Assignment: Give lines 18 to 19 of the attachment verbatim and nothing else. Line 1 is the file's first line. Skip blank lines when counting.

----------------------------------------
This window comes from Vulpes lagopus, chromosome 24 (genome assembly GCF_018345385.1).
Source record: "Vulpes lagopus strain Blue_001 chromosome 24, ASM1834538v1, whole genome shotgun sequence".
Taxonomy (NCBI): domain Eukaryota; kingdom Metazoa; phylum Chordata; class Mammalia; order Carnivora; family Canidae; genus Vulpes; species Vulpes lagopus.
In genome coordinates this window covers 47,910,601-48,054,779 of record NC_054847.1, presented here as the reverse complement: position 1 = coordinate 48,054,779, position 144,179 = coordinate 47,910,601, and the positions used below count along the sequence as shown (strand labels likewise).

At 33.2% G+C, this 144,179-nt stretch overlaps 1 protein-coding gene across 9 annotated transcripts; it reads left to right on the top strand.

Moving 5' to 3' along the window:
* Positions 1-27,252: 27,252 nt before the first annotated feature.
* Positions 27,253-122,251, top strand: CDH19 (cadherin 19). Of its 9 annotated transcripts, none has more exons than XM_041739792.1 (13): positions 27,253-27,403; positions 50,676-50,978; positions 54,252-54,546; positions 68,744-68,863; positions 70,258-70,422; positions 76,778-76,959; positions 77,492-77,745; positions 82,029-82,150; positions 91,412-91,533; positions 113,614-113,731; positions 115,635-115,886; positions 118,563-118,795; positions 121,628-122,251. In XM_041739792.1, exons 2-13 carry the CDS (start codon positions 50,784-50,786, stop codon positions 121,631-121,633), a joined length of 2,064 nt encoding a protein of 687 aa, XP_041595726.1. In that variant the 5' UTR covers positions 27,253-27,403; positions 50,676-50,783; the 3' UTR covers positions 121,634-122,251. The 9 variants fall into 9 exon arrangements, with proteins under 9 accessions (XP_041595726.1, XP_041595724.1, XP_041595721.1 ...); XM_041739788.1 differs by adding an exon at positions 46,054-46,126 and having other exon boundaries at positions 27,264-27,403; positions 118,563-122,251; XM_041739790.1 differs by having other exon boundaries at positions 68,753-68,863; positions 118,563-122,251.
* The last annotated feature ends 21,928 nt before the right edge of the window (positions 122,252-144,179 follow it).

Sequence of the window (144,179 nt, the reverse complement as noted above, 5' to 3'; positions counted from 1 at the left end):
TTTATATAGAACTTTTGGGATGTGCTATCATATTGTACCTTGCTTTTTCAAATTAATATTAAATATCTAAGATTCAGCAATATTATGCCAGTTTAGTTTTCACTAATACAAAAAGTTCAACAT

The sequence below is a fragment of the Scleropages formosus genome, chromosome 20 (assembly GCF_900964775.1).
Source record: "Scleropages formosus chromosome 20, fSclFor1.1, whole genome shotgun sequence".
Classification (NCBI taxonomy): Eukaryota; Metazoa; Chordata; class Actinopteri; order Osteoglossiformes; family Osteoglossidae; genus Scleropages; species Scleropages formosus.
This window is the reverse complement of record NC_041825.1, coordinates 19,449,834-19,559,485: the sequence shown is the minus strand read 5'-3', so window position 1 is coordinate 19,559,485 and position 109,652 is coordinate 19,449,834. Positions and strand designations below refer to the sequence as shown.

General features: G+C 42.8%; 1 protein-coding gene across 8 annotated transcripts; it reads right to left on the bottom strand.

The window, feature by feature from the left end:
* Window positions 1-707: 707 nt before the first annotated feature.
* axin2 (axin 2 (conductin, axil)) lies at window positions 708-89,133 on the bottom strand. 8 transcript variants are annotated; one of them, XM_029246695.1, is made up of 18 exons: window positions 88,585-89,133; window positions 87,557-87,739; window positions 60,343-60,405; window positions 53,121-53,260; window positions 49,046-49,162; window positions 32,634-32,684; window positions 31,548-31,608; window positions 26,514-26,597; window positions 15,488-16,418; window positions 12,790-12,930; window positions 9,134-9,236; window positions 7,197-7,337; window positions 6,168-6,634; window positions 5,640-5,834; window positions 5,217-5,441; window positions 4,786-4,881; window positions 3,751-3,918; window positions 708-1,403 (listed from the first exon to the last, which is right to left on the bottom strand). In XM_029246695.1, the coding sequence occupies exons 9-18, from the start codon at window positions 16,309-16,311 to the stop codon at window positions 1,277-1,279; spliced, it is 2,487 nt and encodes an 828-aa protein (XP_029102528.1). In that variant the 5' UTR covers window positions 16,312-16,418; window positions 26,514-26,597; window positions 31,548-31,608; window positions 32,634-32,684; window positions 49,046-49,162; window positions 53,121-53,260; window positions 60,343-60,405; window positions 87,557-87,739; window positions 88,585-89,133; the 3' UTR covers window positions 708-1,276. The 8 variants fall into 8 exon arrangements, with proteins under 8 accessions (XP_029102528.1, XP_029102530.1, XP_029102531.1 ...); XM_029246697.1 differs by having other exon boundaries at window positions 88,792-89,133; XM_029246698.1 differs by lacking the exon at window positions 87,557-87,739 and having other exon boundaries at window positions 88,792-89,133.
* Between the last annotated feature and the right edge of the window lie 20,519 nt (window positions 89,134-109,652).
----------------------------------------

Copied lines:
* Window positions 1-707: 707 nt before the first annotated feature.
* axin2 (axin 2 (conductin, axil)) lies at window positions 708-89,133 on the bottom strand. 8 transcript variants are annotated; one of them, XM_029246695.1, is made up of 18 exons: window positions 88,585-89,133; window positions 87,557-87,739; window positions 60,343-60,405; window positions 53,121-53,260; window positions 49,046-49,162; window positions 32,634-32,684; window positions 31,548-31,608; window positions 26,514-26,597; window positions 15,488-16,418; window positions 12,790-12,930; window positions 9,134-9,236; window positions 7,197-7,337; window positions 6,168-6,634; window positions 5,640-5,834; window positions 5,217-5,441; window positions 4,786-4,881; window positions 3,751-3,918; window positions 708-1,403 (listed from the first exon to the last, which is right to left on the bottom strand). In XM_029246695.1, the coding sequence occupies exons 9-18, from the start codon at window positions 16,309-16,311 to the stop codon at window positions 1,277-1,279; spliced, it is 2,487 nt and encodes an 828-aa protein (XP_029102528.1). In that variant the 5' UTR covers window positions 16,312-16,418; window positions 26,514-26,597; window positions 31,548-31,608; window positions 32,634-32,684; window positions 49,046-49,162; window positions 53,121-53,260; window positions 60,343-60,405; window positions 87,557-87,739; window positions 88,585-89,133; the 3' UTR covers window positions 708-1,276. The 8 variants fall into 8 exon arrangements, with proteins under 8 accessions (XP_029102528.1, XP_029102530.1, XP_029102531.1 ...); XM_029246697.1 differs by having other exon boundaries at window positions 88,792-89,133; XM_029246698.1 differs by lacking the exon at window positions 87,557-87,739 and having other exon boundaries at window positions 88,792-89,133.